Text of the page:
UNITED STATES DISTRICT COURT FOR THE SOUTHERN DISTRICT OF NEW YORK
October 6, 1970
ANTCO SHIPPING COMPANY, Ltd., Plaintiff,
YUKON COMPANIA NAVIERA, S.A., Defendant
Tenney, District Judge.
The opinion of the court was delivered by: TENNEY
TENNEY, District Judge.
Defendant Yukon Compania Naviera, S.A., (hereinafter referred to as "Yukon") moves pursuant to Rule B of the Supplemental Rules for Certain Admiralty and Maritime Claims (hereinafter referred to as the "Supplemental Rules"), and Fed. R. Civ. P. 12(b) to vacate an allegedly illegal maritime attachment and dismiss the instant complaint on the grounds of insufficiency of process, lack of in personam jurisdiction, and because another identical cause of action is pending in the United States District Court in Massachusetts.
From the papers before me it appears that Crestwood Shipping Agencies, Inc. (hereinafter referred to as "Crestwood"), a corporation organized under the laws of New York and maintaining a business office in this district, is the general agent for defendant Yukon. On June 30, 1970, Crestwood and the Atlantic Bank of New York (hereinafter referred to as the "Bank") were served with: 1) a Process of Maritime Attachment and Garnishment; 2) a complaint alleging that defendant breached a charter agreement; 3) a Summons to Show Cause Why Intangible Property Should Not Be Paid Into Court; and 4) a Marshal's Notice of Attachment informing Crestwood and the Bank that Yukon's credits and funds had been attached.
The controversy underlying the instant motion is an alleged anticipatory breach of charter party by Yukon as owner of the vessel "S/T VEGA" (hereinafter referred to as "VEGA"). It further appears that plaintiff Antco Shipping Company, Ltd. (hereinafter referred to as "Antco") has commenced additional litigation against defendant and its vessel in Massachusetts by arresting the "VEGA". Although plaintiff has alleged damages in the amount of $3,000,000 in both actions, Yukon was permitted to post a $900,000 bond with the Massachusetts District Court in order to release the "VEGA" from arrest.
Defendant, relying on Rule B of the Supplemental Rules -- which, in pertinent part, provides:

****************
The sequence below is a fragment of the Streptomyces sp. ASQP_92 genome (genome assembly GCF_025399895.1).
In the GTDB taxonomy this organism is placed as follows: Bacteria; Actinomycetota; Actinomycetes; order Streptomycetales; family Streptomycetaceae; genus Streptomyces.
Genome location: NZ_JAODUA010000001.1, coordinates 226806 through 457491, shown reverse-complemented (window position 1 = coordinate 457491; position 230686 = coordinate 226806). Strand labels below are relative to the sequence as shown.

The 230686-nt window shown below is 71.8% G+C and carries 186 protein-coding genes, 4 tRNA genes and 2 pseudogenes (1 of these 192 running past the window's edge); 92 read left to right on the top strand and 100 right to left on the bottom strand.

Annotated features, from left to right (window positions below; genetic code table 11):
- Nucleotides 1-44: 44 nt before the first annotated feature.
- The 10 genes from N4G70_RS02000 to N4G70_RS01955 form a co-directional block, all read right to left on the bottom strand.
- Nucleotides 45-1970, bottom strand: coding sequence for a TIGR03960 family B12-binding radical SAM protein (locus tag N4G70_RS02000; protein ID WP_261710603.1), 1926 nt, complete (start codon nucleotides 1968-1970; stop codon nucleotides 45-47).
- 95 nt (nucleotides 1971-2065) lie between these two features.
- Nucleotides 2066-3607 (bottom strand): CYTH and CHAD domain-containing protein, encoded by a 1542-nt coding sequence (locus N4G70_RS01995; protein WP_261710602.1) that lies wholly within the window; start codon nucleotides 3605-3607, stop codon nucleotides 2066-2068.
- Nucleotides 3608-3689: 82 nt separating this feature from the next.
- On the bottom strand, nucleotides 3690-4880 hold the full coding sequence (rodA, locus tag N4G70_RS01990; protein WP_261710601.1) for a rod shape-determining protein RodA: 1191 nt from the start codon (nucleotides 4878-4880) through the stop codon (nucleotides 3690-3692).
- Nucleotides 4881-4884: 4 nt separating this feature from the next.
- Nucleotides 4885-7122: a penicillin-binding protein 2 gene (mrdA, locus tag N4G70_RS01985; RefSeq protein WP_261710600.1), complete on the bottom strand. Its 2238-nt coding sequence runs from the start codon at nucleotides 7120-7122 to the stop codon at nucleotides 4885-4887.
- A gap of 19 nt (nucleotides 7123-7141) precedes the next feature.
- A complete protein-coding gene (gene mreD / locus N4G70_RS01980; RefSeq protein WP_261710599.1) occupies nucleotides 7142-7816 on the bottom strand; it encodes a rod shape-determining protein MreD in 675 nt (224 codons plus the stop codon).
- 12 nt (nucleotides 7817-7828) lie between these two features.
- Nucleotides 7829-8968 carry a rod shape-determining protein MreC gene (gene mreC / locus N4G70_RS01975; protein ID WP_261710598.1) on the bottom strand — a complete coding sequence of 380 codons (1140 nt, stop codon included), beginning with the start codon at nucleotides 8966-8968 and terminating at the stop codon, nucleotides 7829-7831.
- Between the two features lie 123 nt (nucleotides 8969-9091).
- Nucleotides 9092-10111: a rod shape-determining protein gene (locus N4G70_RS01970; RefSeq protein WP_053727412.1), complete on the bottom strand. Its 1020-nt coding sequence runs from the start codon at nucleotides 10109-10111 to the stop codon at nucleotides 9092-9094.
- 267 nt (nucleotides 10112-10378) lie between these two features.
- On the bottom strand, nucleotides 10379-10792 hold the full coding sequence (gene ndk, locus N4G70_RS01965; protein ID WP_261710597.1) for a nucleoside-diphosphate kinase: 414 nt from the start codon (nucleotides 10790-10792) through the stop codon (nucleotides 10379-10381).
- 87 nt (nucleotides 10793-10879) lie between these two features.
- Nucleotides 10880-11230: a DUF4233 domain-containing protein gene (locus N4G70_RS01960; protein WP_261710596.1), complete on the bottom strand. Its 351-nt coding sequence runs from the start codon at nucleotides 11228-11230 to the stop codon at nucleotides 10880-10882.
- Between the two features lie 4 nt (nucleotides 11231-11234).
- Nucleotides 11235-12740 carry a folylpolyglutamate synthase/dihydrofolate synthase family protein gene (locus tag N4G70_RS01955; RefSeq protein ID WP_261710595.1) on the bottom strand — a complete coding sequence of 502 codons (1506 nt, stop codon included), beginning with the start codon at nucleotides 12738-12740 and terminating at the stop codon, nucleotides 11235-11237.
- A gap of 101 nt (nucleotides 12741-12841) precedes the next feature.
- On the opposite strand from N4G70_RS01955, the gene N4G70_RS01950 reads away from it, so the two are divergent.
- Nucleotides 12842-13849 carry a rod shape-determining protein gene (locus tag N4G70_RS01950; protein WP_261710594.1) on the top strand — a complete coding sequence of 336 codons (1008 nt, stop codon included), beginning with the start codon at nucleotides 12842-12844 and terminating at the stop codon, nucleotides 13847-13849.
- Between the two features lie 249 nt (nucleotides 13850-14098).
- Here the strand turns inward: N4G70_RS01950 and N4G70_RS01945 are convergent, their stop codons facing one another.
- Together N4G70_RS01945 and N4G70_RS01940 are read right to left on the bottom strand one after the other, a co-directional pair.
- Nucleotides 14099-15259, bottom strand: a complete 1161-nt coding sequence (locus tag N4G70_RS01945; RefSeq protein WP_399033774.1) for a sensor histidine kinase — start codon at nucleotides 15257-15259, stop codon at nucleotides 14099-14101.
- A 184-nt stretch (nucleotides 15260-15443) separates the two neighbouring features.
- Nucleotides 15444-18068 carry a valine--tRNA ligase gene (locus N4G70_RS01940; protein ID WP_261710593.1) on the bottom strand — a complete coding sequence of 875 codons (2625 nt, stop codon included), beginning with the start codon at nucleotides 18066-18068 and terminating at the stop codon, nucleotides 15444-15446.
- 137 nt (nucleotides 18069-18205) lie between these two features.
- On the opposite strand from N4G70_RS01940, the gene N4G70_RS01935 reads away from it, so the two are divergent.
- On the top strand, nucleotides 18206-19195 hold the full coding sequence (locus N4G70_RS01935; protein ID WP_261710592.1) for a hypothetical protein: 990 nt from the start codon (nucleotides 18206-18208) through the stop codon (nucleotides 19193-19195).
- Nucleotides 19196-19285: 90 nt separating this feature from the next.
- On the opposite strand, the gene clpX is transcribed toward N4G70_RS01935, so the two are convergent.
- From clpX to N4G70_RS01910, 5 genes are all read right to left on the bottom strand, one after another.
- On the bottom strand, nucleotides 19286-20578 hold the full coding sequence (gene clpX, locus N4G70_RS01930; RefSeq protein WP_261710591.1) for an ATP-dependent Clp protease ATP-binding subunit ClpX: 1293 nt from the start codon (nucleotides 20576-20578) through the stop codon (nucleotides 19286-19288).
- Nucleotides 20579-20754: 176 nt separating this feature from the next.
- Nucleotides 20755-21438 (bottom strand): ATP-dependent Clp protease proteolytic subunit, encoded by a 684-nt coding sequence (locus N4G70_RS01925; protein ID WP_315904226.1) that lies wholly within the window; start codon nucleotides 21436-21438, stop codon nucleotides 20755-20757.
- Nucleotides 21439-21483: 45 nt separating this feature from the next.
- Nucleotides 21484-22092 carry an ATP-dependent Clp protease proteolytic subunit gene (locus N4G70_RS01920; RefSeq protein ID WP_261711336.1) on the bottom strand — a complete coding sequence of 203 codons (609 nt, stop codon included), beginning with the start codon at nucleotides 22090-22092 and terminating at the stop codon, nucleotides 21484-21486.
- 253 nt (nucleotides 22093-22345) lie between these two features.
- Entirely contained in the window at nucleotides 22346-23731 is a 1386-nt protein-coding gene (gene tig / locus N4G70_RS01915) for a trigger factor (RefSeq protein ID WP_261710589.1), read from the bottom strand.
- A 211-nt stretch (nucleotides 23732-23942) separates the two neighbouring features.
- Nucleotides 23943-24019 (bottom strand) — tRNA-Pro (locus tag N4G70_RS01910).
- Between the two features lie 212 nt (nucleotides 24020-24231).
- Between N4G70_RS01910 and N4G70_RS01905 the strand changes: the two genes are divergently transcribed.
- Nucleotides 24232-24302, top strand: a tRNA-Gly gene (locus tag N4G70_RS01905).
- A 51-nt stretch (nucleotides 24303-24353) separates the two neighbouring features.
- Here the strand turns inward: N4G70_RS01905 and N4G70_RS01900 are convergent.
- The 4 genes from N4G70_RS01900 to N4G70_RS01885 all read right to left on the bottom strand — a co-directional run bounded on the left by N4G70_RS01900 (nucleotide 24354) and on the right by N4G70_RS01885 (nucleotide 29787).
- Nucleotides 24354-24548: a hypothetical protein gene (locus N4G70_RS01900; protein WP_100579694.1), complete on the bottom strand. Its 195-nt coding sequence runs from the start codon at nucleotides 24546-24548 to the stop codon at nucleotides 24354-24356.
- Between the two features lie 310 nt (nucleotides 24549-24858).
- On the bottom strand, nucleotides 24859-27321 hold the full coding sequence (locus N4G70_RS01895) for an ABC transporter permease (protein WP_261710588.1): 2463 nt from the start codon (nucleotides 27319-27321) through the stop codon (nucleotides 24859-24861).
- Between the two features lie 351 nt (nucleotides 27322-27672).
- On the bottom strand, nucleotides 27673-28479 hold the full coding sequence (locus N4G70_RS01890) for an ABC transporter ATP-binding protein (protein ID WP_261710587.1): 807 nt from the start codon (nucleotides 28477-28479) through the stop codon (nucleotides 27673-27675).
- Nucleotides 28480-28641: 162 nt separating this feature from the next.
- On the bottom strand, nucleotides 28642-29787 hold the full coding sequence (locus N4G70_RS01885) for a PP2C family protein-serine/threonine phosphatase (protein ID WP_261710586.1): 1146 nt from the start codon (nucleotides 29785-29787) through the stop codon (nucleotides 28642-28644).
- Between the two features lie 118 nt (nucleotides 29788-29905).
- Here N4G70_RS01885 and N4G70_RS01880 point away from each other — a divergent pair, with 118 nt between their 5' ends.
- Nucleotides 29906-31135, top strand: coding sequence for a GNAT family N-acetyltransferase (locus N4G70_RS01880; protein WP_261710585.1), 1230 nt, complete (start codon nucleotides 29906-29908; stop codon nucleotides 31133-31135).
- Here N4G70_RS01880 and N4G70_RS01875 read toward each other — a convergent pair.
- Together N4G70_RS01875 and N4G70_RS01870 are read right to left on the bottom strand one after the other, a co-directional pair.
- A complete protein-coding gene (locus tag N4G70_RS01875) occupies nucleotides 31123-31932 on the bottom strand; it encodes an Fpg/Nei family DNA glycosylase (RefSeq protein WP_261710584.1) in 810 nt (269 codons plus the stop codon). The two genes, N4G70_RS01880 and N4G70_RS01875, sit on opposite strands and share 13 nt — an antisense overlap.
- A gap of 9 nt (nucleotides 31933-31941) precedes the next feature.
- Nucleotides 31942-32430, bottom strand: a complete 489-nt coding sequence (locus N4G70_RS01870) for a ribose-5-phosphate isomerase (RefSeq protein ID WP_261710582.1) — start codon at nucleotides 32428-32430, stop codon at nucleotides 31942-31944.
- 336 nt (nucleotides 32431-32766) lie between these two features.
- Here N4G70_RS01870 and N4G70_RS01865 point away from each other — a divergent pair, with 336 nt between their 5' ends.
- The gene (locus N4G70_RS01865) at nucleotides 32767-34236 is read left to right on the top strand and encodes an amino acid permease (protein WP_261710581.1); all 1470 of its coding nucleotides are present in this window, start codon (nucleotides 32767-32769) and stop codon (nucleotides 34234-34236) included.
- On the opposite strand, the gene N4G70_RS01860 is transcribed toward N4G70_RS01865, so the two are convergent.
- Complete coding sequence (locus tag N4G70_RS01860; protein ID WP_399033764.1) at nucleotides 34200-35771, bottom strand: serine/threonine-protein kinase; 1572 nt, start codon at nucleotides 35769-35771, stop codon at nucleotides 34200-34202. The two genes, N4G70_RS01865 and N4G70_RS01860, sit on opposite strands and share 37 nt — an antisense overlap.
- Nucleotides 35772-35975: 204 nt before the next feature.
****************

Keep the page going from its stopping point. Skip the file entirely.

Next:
"With respect to any admiralty or maritime claim in personam a verified complaint may contain a prayer for process to attach the defendant's goods and chattels, or credits and effects in the hands of garnishees named in the complaint to the amount sued for, if the defendant shall not be found within the district."
-- urges that the attachment was illegally made since defendant could be "found within the district".
In support of its position that it could have been found herein, defendant has offered the following, essentially undisputed, facts. The charter party in issue was entered into in this district and was signed by James G. Page, Assistant Secretary of Crestwood, for and on behalf of Yukon.
Clause 35 of said charter specified that any notice required to be given be addressed to the owner or to the "Owner's Agent, Crestwood * * * 29 Broadway, New York, New York 10006."
In addition, it was agreed that the charter payments be paid to the bank in New York "For credit to: Crestwood * * * 'VEGA' Acct. #: 02-061-988."
Defendant contends that its presence within this district is further evidenced by the fact that various communications exchanged between plaintiff and Crestwood during the course of the charter were often signed by or addressed to Crestwood as agent for Yukon.
Finally, in an affidavit furnished at the Court's request, Yukon's president, Harry Panagopulos, states that Crestwood, as agent for Yukon, "[conducts] all business on behalf of Yukon relating to the maintenance and operation of the 'VEGA' in New York, including the vessel's chartering and operation."
In addition, Crestwood "collects money for Yukon's account in New York, receives cargo and personal injury claims arising out of the operation of the 'VEGA', pays crews' wages and advances cash to the Master when the vessel is in New York and the United States."
Mr. Panagopulos has also affirmed that the vessel has at various times docked at the Port of New York, whereupon Crestwood would act as Yukon's agent.